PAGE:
When Alzheimer’s Makes Room For Love

•March 6, 2018 • Leave a Comment

I am scratching my mother’s head. Her hair is quite thin now and I no longer bother to make an appointment in the nursing home’s “salon” for a cut. It is just another trauma to her, as is taking a shower. When the aides give her a shower I can hear her screaming all the way down the hall, shrieking like a feral cat.I am scratching the head of the woman who more than once told me she would cut off my arm and beat me with the bloody stump when, as a child, I angered her about something. Now she leans back into my hand like the cat she has become, almost purring, after the horror of the shower and the indignity of being dressed and put into her wheelchair for the day. Most days she just gets a sponge bath which elicits protests, often biting, and always my mother finding the most tender spot on a caregiver’s upper arm and pinching it hard.At lunch I pull apart small pieces of a peanut butter sandwich and my mother lets me feed it to her. With her terrible teeth, which used to be gorgeous and white, she rolls the tiny morsel of food around in her mouth until it seems to be gone. Sometimes when I offer another bite she shakes her head. Sometimes she opens her mouth. Then we have cake. She likes cake.Later I stroke the inside of her arm, the smooth, soft part that seems to be connected directly to the brain. She closes her eyes and I sit in a chair next to her wheelchair whose wheels I have locked down so she cannot roll away, and I stroke her arm. Once upon a time when things were good, which they sometimes were, I would sit down next to my mother and hold out my arm, inside part up, and she would almost unconsciously stroke it. She did this when I had my first panic attack at 15. Now, when I am anxious on an airplane or cannot sleep, my husband tickles me gently there and my breathing slows, my heart quiets.I am stroking the arm of the woman who yelled at me in the streets of Boston that no one should have a daughter as awful as me. Rubbing and scratching the head of the woman who looked at one of my short stories and said, matter-of-factly, “You might have to admit that this is as good as you will ever get.” I was 22.Every four months I fly a thousand miles to visit my mother in the nursing home. I sit with her for hours each day for nearly a week and then I fly back home. These visits are tortuous but necessary. Because in the past dozen years my love for her has escalated with each visit, as the woman she once was has de-escalated.At each de-escalation, my family and I have prepared for the end. But her body, tiny and frail as it is, is stronger than any of us.I should have known that ultimately her strength would be both a blessing and a curse. This final de-escalation, this profound helplessness, this agony of watching the endless end, is what helps me finally really, unconditionally, love her.I sit for hours with my mother, mostly in silence, in a cocoon amid the noise of the television, nurses, aides, elevator; the hustling and bustling. It takes a half-hour to get all the residents to the dining room, a good hour for them to eat. That takes up part of the time I visit. I am glad of it. I tell her I love her several times a day. She doesn’t really look at me. She has no idea who I am and hasn’t since the illness and trauma that made the move from the lockdown Alzheimer’s unit at her assisted care facility to this nursing home necessary. This is not just a nursing home, it is the homestretch. It’s an endless loop of instant replay.I sit with the woman who told me that if I thought she wasn’t a good mother she would kill herself. The woman who threatened her own death so many many times, but when diagnosed with a long, tortuous death gave into the disease with a weary shrug, as though she had no choice.A dozen years ago had I been told I would be scratching the head of, tickling the arm of, sitting with, holding and loving my mother like this, I would have laughed. I avoided contact with her then as much as I could. I refused to see her deterioration, assumed it was the alcohol, the bipolar disorder, the sheer self-absorption she threw across her shoulders like a shawl that was responsible for incoherent late night calls, a refrigerator without food, her refusal to leave the house for fear she would get lost. I didn’t want to know. I didn’t want to imagine. Even when I knew, I didn’t want to know.After her shower when I sat reading in her room, she slept for the entire rest of the day, refusing to open her eyes even when put in her wheelchair, even when wheeled to lunch. She drank her Ensure like a blind woman. And then she slept. The pain and horror of the shower had worn her out. But she felt my hands on her. In her hair, on the tender part of her arm.I sat with a woman who nearly destroyed me. Who told her therapist for 30 years that her children were essentially evil and patently ungrateful.On the last day of my most recent visit, I tell my mother, “I have to leave now, but I will see you soon.” I talk to her as I do my cat, as though she understands. She opens her eyes and there is a sudden look of panic in them and she says: “Please don’t.”I am so stunned by her words, by words at all, that I tell her I will stay awhile longer and I do, sitting silently beside her. I hold her hand. She grips mine hard. I sit for another half-hour and then I lean in and kiss her forehead and I tell her, as I have countless dozen times before, “I love you, Mom.” And this time, this time, the woman who hasn’t spoken a sentence that makes any sense in almost two years, looks me straight in the eye and says: “I love you, too.”Lisa Solod is a writer and editor of the essay collection “Desire: Women Write About Wanting.”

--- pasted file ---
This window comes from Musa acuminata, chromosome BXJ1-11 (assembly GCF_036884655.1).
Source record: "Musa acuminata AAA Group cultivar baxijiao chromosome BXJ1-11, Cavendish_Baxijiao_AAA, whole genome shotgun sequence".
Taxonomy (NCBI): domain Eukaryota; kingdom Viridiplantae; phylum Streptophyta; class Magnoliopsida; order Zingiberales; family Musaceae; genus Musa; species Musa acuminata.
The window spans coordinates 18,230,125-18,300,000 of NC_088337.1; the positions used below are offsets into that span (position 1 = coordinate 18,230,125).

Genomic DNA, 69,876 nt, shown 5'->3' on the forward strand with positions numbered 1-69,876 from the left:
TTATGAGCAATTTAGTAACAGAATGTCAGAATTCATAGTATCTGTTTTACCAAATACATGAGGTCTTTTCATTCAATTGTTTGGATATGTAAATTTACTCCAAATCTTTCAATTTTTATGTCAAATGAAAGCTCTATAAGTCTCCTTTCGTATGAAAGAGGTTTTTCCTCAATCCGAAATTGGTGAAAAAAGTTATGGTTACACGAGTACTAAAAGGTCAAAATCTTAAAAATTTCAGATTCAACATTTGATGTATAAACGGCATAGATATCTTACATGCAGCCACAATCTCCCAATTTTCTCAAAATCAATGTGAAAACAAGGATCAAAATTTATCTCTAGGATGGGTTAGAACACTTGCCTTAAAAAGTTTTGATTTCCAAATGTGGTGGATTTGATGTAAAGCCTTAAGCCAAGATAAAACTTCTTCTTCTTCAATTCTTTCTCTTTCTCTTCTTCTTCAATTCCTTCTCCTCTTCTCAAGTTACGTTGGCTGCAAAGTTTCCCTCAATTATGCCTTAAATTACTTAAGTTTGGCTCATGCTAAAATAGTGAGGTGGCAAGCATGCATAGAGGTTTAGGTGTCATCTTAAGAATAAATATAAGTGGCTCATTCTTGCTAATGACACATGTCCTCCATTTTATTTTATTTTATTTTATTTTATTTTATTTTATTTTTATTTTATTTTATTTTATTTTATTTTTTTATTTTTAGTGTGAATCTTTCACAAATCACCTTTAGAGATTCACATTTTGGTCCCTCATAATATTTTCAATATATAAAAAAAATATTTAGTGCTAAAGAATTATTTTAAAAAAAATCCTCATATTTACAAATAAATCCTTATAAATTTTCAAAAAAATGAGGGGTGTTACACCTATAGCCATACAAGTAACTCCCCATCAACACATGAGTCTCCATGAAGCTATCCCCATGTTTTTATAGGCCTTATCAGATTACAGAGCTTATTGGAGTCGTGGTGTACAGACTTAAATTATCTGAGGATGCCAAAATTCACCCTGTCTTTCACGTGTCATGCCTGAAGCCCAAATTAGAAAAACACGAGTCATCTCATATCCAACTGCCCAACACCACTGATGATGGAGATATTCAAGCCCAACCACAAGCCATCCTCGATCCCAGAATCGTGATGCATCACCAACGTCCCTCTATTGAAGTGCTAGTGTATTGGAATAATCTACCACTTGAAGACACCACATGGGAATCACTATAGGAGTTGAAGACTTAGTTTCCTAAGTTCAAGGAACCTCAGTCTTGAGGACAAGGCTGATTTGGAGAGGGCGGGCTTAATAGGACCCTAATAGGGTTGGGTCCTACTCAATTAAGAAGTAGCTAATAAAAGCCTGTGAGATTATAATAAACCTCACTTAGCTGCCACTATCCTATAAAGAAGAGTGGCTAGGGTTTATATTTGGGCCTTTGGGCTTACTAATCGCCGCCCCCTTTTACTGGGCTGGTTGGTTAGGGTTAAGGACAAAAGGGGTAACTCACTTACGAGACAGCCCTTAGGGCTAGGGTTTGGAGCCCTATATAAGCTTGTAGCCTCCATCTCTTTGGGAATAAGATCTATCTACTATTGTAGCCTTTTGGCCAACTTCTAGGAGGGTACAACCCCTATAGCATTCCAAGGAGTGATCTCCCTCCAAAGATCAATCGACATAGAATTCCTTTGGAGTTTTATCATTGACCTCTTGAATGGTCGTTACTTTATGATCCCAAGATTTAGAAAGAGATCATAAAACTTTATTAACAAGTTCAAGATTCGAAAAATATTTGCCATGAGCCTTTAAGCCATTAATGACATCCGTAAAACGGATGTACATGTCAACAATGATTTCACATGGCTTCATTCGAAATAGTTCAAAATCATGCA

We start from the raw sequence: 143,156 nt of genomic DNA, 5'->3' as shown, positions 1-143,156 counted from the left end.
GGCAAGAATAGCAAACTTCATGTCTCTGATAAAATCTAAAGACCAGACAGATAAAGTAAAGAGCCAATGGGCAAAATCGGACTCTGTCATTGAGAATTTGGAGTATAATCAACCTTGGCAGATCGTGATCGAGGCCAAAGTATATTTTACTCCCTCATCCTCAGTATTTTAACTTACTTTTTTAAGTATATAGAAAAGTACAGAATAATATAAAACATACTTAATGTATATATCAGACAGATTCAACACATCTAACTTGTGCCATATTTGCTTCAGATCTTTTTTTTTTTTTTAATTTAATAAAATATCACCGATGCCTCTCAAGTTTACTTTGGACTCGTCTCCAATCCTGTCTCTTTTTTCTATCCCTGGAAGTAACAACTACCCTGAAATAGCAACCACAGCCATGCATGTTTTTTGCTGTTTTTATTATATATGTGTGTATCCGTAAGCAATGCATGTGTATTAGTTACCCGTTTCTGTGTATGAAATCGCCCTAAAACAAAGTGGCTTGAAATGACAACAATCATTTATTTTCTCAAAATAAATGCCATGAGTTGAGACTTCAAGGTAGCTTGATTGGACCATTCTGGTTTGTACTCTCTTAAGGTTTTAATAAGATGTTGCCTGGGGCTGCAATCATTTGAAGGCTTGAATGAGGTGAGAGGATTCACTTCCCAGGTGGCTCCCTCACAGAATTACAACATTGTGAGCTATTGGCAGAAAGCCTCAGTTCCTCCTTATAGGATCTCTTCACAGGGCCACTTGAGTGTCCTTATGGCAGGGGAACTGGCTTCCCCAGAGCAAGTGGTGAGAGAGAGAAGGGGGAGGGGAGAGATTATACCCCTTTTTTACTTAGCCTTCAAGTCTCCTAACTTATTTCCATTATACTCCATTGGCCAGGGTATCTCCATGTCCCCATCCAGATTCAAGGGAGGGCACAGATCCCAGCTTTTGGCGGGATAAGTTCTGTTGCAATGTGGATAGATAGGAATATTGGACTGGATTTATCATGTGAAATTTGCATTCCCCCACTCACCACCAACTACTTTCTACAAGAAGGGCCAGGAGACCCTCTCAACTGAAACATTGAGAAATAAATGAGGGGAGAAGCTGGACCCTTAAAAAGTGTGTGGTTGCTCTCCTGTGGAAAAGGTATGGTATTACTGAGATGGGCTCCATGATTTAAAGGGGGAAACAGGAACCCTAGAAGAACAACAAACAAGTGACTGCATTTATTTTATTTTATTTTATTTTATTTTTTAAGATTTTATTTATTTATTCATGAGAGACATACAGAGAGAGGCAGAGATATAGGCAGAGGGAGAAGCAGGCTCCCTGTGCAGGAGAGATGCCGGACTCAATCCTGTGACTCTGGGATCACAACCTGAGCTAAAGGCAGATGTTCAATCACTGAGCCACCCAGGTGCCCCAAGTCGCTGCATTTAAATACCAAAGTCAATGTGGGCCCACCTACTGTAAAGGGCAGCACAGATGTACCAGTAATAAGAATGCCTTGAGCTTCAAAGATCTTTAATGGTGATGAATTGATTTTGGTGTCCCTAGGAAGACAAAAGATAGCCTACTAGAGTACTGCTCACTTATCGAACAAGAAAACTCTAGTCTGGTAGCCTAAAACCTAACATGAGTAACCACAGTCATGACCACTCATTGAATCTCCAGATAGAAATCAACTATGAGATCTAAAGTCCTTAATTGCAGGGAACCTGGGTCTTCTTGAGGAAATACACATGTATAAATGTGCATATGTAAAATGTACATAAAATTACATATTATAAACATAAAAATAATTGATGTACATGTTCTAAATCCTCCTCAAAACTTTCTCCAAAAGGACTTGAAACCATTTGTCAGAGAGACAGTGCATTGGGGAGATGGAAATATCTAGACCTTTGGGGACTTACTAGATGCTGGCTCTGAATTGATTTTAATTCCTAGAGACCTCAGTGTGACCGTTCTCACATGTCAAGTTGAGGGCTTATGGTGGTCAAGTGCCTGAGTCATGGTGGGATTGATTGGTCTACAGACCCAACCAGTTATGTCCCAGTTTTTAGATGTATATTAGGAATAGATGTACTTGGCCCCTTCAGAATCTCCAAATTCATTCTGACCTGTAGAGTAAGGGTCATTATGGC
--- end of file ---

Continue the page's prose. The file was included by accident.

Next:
The Death of the Doctor’s Dog

•February 11, 2018 • Leave a Comment

Silver and Lavender | Lambda Legal

•February 10, 2018 • Leave a Comment

Silver and Lavender | Lambda Legal

Nursing homes sedate residents with dementia by misusing antipsychotic drugs, report finds

•February 6, 2018 • Leave a Comment

U.S. Pays Billions for ‘Assisted Living,’ but What Does It Get?

•February 3, 2018 • Leave a Comment